The fundamental problem was that all these warring medical factions had no idea what really caused most diseases; for example, bacteria were only just being discovered and their role in disease was still largely unknown, although this was rapidly changing. Human physiology — how the body works — was only beginning to be investigated. To America’s sick patients, none of this made much difference, because virtually none of the medical therapies available at the time did much good, and many of the treatments, such as large doses of mercury, were actually highly toxic.
There were then bitter arguments and rivalries among physicians for other reasons besides their warring theories of disease causation. In that era before experimental science, no one viewpoint could definitely prove another wrong. The chief reason for the rancor, however, was that there were more physicians than there was demand for their services. At a time when few people even went to the doctor, the number of physicians practicing primary care (which is what they all did back then) relative to the population was three times more than it is today. Competition was tough, so tough that the majority of physicians did not even support themselves through the practice of medicine alone; they had some other occupation as well — quite a difference from today.
In sum, medicine a century ago consisted of an excess of physicians, many of them badly trained, who jealously squabbled with each other as each tried to gain an advantage. Two things changed that medical world into the one we know today: the explosion of scientific knowledge, which finally gave us some insight into how diseases actually behaved in the body, and a revolution in medical education, a revolution wrought by what is known as the Flexner Report.
In 1910 the Carnegie Foundation commissioned Abraham Flexner to visit all 155 medical schools in America (for comparison, there are only 125 today). What he found appalled him; only a few passed muster, principally the Johns Hopkins Medical School, which had been established on the model then prevailing in Germany. That model stressed rigorous training in the new biological sciences with hands-on laboratory experience for all medical students, followed by supervised bedside experience caring for actual sick people.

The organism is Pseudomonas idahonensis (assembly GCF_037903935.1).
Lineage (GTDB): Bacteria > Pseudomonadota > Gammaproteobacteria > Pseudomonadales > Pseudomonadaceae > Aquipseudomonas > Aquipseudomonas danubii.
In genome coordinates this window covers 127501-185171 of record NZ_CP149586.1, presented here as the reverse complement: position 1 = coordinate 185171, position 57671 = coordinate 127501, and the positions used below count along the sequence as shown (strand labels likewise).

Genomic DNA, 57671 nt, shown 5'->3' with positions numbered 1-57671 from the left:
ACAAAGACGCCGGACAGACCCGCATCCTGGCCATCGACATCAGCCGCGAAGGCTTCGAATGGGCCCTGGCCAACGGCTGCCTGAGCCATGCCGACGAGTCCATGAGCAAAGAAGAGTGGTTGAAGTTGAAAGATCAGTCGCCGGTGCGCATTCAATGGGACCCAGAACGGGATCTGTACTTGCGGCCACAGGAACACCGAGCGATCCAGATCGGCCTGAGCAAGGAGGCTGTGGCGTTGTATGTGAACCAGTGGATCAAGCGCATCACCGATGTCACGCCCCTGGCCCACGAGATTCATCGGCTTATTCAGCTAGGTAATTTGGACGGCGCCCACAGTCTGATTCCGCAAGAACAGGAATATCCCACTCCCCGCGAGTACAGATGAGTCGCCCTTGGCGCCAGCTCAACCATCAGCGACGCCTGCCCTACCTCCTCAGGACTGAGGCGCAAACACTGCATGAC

Flexner’s report changed the face of medical education profoundly; eighty-nine of the medical schools he visited closed over the next twenty years, and those remaining structured their curricula into what we have today—a combination of preclinical training in the relevant sciences followed by practical, patient-oriented instruction in clinical medicine. This standard has stood the test of time, meaning the way I was taught in 1974 was essentially unchanged from how my father was taught in 1942.
The advance of medical science had largely stopped the feuding between kinds of doctors; allopathic, homeopathic, and osteopathic schools adopted essentially the same curriculum. (Although the original homeopathic schools, such as Hahnemann in Philadelphia, joined the emerging medical mainstream, homopathic practice similar to Joseph Hahnemann’s original theories continues to be taught at a number of places). Osteopathy maintains its own identity. It continues to maintain its own schools, of which there are twenty-three in the United States, and to grant its own degree—the Doctor of Osteopathy (DO), rather than the Doctor of Medicine (MD). In virtually all respects, however, and most importantly in the view of state licensing boards, the skills, rights, and privileges of holders of the two degrees are equivalent.
Clinical research — finding out which treatments help and which ones don’t (or even make the situation worse) — is tough research to do. In the laboratory a scientist can control conditions so that only one thing changes, isolating the effect of a particular thing. Clinical research is different because humans are complicated. The researcher tries to control the situation as much as possible, but ultimately she is comparing one dissimilar human to another one.